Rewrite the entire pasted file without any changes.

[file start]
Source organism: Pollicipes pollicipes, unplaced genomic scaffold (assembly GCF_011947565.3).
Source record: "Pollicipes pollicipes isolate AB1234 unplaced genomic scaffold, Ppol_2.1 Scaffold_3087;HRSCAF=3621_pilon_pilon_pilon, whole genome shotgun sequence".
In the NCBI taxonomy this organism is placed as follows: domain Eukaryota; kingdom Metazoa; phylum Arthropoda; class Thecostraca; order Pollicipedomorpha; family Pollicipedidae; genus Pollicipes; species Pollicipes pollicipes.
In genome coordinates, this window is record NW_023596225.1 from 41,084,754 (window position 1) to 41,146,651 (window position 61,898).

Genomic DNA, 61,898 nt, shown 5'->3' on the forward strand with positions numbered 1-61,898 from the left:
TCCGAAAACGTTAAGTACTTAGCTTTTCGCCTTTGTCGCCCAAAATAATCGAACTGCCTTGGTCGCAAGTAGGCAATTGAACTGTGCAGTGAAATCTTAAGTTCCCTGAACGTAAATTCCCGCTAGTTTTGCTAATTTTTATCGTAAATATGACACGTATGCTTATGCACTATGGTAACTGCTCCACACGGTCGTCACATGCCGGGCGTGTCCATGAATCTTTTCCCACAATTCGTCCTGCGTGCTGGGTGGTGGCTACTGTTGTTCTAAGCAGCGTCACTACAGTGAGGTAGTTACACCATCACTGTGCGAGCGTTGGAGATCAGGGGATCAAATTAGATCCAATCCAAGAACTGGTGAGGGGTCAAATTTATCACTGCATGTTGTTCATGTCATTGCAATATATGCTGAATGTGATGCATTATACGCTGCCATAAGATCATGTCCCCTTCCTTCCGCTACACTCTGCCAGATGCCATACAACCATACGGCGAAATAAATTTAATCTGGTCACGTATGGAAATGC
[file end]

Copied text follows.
Source organism: Pollicipes pollicipes, unplaced genomic scaffold (assembly GCF_011947565.3).
Source record: "Pollicipes pollicipes isolate AB1234 unplaced genomic scaffold, Ppol_2.1 Scaffold_3087;HRSCAF=3621_pilon_pilon_pilon, whole genome shotgun sequence".
In the NCBI taxonomy this organism is placed as follows: domain Eukaryota; kingdom Metazoa; phylum Arthropoda; class Thecostraca; order Pollicipedomorpha; family Pollicipedidae; genus Pollicipes; species Pollicipes pollicipes.
In genome coordinates, this window is record NW_023596225.1 from 41,084,754 (window position 1) to 41,146,651 (window position 61,898).

Genomic DNA, 61,898 nt, shown 5'->3' on the forward strand with positions numbered 1-61,898 from the left:
TCCGAAAACGTTAAGTACTTAGCTTTTCGCCTTTGTCGCCCAAAATAATCGAACTGCCTTGGTCGCAAGTAGGCAATTGAACTGTGCAGTGAAATCTTAAGTTCCCTGAACGTAAATTCCCGCTAGTTTTGCTAATTTTTATCGTAAATATGACACGTATGCTTATGCACTATGGTAACTGCTCCACACGGTCGTCACATGCCGGGCGTGTCCATGAATCTTTTCCCACAATTCGTCCTGCGTGCTGGGTGGTGGCTACTGTTGTTCTAAGCAGCGTCACTACAGTGAGGTAGTTACACCATCACTGTGCGAGCGTTGGAGATCAGGGGATCAAATTAGATCCAATCCAAGAACTGGTGAGGGGTCAAATTTATCACTGCATGTTGTTCATGTCATTGCAATATATGCTGAATGTGATGCATTATACGCTGCCATAAGATCATGTCCCCTTCCTTCCGCTACACTCTGCCAGATGCCATACAACCATACGGCGAAATAAATTTAATCTGGTCACGTATGGAAATGC